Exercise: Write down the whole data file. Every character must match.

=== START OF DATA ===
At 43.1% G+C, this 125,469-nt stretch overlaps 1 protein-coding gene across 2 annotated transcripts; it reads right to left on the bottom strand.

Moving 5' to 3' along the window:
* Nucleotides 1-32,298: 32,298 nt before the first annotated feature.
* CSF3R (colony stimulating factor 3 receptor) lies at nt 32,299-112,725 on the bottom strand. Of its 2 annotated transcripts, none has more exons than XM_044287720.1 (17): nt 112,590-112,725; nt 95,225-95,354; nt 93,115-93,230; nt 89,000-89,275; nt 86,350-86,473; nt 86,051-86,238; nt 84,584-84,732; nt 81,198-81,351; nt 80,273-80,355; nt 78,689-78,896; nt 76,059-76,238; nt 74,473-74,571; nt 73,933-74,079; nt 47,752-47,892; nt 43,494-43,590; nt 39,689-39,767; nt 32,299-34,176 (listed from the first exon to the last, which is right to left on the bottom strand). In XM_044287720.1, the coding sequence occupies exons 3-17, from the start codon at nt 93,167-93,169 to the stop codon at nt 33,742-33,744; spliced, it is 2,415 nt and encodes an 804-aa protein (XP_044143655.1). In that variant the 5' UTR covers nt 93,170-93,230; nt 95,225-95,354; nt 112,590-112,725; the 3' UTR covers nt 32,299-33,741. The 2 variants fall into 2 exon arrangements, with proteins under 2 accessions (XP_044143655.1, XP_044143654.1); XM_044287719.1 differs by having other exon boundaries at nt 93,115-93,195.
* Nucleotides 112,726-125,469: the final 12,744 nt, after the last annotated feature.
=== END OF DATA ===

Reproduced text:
At 43.1% G+C, this 125,469-nt stretch overlaps 1 protein-coding gene across 2 annotated transcripts; it reads right to left on the bottom strand.

Moving 5' to 3' along the window:
* Nucleotides 1-32,298: 32,298 nt before the first annotated feature.
* CSF3R (colony stimulating factor 3 receptor) lies at nt 32,299-112,725 on the bottom strand. Of its 2 annotated transcripts, none has more exons than XM_044287720.1 (17): nt 112,590-112,725; nt 95,225-95,354; nt 93,115-93,230; nt 89,000-89,275; nt 86,350-86,473; nt 86,051-86,238; nt 84,584-84,732; nt 81,198-81,351; nt 80,273-80,355; nt 78,689-78,896; nt 76,059-76,238; nt 74,473-74,571; nt 73,933-74,079; nt 47,752-47,892; nt 43,494-43,590; nt 39,689-39,767; nt 32,299-34,176 (listed from the first exon to the last, which is right to left on the bottom strand). In XM_044287720.1, the coding sequence occupies exons 3-17, from the start codon at nt 93,167-93,169 to the stop codon at nt 33,742-33,744; spliced, it is 2,415 nt and encodes an 804-aa protein (XP_044143655.1). In that variant the 5' UTR covers nt 93,170-93,230; nt 95,225-95,354; nt 112,590-112,725; the 3' UTR covers nt 32,299-33,741. The 2 variants fall into 2 exon arrangements, with proteins under 2 accessions (XP_044143655.1, XP_044143654.1); XM_044287719.1 differs by having other exon boundaries at nt 93,115-93,195.
* Nucleotides 112,726-125,469: the final 12,744 nt, after the last annotated feature.